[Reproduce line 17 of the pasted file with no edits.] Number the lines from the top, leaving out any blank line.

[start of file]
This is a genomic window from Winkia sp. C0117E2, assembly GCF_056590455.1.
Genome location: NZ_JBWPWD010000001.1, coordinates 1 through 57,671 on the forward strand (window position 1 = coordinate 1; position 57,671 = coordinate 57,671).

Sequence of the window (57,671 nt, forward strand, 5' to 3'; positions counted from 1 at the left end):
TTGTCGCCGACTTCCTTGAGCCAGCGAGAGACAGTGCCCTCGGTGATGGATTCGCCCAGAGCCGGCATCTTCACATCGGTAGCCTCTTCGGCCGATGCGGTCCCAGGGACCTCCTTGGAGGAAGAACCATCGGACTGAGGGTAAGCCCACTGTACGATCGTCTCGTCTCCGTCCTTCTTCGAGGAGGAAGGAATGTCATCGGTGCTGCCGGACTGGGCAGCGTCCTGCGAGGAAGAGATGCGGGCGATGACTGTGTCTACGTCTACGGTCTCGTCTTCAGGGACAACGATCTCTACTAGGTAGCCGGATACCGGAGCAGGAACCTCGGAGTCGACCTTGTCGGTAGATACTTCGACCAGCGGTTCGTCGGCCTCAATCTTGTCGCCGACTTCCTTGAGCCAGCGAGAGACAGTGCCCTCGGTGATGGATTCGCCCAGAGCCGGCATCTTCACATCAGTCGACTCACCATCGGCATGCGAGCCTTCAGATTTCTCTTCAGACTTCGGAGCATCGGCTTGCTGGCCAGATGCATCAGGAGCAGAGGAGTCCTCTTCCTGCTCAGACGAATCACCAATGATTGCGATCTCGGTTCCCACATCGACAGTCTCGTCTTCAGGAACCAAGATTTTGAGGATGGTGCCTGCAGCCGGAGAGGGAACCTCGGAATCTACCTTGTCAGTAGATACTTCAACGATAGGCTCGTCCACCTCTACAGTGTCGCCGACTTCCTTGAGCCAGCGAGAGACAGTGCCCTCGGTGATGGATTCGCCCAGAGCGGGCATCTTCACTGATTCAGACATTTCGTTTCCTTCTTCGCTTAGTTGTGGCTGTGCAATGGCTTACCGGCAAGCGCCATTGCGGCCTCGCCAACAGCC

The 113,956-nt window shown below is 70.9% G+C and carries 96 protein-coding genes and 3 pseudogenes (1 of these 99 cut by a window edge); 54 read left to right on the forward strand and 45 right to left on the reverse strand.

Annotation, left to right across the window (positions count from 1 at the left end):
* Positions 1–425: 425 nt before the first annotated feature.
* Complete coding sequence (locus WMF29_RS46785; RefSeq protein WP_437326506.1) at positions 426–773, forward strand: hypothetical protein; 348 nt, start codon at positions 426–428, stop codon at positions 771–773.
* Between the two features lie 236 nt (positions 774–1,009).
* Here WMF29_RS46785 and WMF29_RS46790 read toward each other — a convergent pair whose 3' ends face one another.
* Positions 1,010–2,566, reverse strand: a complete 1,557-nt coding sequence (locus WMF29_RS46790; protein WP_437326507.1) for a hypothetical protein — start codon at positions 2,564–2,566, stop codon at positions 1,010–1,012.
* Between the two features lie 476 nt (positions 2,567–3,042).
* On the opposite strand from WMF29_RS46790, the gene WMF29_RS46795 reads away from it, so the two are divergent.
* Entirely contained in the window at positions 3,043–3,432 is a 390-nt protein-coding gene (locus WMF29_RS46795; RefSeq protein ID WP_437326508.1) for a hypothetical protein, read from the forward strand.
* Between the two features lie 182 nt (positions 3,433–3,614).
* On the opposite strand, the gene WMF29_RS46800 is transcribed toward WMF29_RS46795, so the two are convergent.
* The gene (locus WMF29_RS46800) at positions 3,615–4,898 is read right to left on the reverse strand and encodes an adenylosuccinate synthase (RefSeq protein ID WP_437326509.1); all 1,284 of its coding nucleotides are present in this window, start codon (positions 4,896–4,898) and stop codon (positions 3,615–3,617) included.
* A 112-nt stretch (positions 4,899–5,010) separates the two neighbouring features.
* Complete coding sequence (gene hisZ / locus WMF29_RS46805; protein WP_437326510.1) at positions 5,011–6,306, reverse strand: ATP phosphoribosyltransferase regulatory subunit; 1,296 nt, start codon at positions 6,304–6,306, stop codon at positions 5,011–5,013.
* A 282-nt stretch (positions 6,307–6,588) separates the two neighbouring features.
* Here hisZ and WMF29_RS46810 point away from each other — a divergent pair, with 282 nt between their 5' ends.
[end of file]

* The gene (locus WMF29_RS46800) at positions 3,615–4,898 is read right to left on the reverse strand and encodes an adenylosuccinate synthase (RefSeq protein ID WP_437326509.1); all 1,284 of its coding nucleotides are present in this window, start codon (positions 4,896–4,898) and stop codon (positions 3,615–3,617) included.